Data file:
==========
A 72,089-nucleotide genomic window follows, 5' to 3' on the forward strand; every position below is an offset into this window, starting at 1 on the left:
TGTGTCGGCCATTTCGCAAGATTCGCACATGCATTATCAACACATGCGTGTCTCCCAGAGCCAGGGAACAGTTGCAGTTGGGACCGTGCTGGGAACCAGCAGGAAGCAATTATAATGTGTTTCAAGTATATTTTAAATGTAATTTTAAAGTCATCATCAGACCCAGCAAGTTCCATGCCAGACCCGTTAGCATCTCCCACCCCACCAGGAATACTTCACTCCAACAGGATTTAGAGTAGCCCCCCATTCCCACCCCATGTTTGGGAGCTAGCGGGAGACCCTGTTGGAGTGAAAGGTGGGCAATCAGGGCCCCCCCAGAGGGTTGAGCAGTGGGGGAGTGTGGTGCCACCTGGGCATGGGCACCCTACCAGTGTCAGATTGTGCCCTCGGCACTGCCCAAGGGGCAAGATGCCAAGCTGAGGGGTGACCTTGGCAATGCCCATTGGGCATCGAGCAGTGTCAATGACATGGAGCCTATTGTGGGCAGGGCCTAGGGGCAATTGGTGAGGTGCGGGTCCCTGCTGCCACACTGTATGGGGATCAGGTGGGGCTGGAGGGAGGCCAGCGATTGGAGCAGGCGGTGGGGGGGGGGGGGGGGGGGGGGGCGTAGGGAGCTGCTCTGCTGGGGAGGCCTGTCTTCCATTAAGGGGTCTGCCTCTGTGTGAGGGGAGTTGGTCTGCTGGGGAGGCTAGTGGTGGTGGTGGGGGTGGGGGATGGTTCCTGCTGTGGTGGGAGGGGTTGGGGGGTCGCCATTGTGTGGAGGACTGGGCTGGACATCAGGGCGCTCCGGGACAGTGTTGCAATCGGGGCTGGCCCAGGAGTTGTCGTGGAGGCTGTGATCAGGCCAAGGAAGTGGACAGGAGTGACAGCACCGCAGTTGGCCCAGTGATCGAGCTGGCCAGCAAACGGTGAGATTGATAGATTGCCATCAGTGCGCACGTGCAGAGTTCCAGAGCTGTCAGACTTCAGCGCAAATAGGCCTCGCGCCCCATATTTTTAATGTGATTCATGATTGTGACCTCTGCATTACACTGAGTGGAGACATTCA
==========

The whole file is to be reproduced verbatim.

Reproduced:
A 72,089-nucleotide genomic window follows, 5' to 3' on the forward strand; every position below is an offset into this window, starting at 1 on the left:
TGTGTCGGCCATTTCGCAAGATTCGCACATGCATTATCAACACATGCGTGTCTCCCAGAGCCAGGGAACAGTTGCAGTTGGGACCGTGCTGGGAACCAGCAGGAAGCAATTATAATGTGTTTCAAGTATATTTTAAATGTAATTTTAAAGTCATCATCAGACCCAGCAAGTTCCATGCCAGACCCGTTAGCATCTCCCACCCCACCAGGAATACTTCACTCCAACAGGATTTAGAGTAGCCCCCCATTCCCACCCCATGTTTGGGAGCTAGCGGGAGACCCTGTTGGAGTGAAAGGTGGGCAATCAGGGCCCCCCCAGAGGGTTGAGCAGTGGGGGAGTGTGGTGCCACCTGGGCATGGGCACCCTACCAGTGTCAGATTGTGCCCTCGGCACTGCCCAAGGGGCAAGATGCCAAGCTGAGGGGTGACCTTGGCAATGCCCATTGGGCATCGAGCAGTGTCAATGACATGGAGCCTATTGTGGGCAGGGCCTAGGGGCAATTGGTGAGGTGCGGGTCCCTGCTGCCACACTGTATGGGGATCAGGTGGGGCTGGAGGGAGGCCAGCGATTGGAGCAGGCGGTGGGGGGGGGGGGGGGGGGGGGGGCGTAGGGAGCTGCTCTGCTGGGGAGGCCTGTCTTCCATTAAGGGGTCTGCCTCTGTGTGAGGGGAGTTGGTCTGCTGGGGAGGCTAGTGGTGGTGGTGGGGGTGGGGGATGGTTCCTGCTGTGGTGGGAGGGGTTGGGGGGTCGCCATTGTGTGGAGGACTGGGCTGGACATCAGGGCGCTCCGGGACAGTGTTGCAATCGGGGCTGGCCCAGGAGTTGTCGTGGAGGCTGTGATCAGGCCAAGGAAGTGGACAGGAGTGACAGCACCGCAGTTGGCCCAGTGATCGAGCTGGCCAGCAAACGGTGAGATTGATAGATTGCCATCAGTGCGCACGTGCAGAGTTCCAGAGCTGTCAGACTTCAGCGCAAATAGGCCTCGCGCCCCATATTTTTAATGTGATTCATGATTGTGACCTCTGCATTACACTGAGTGGAGACATTCA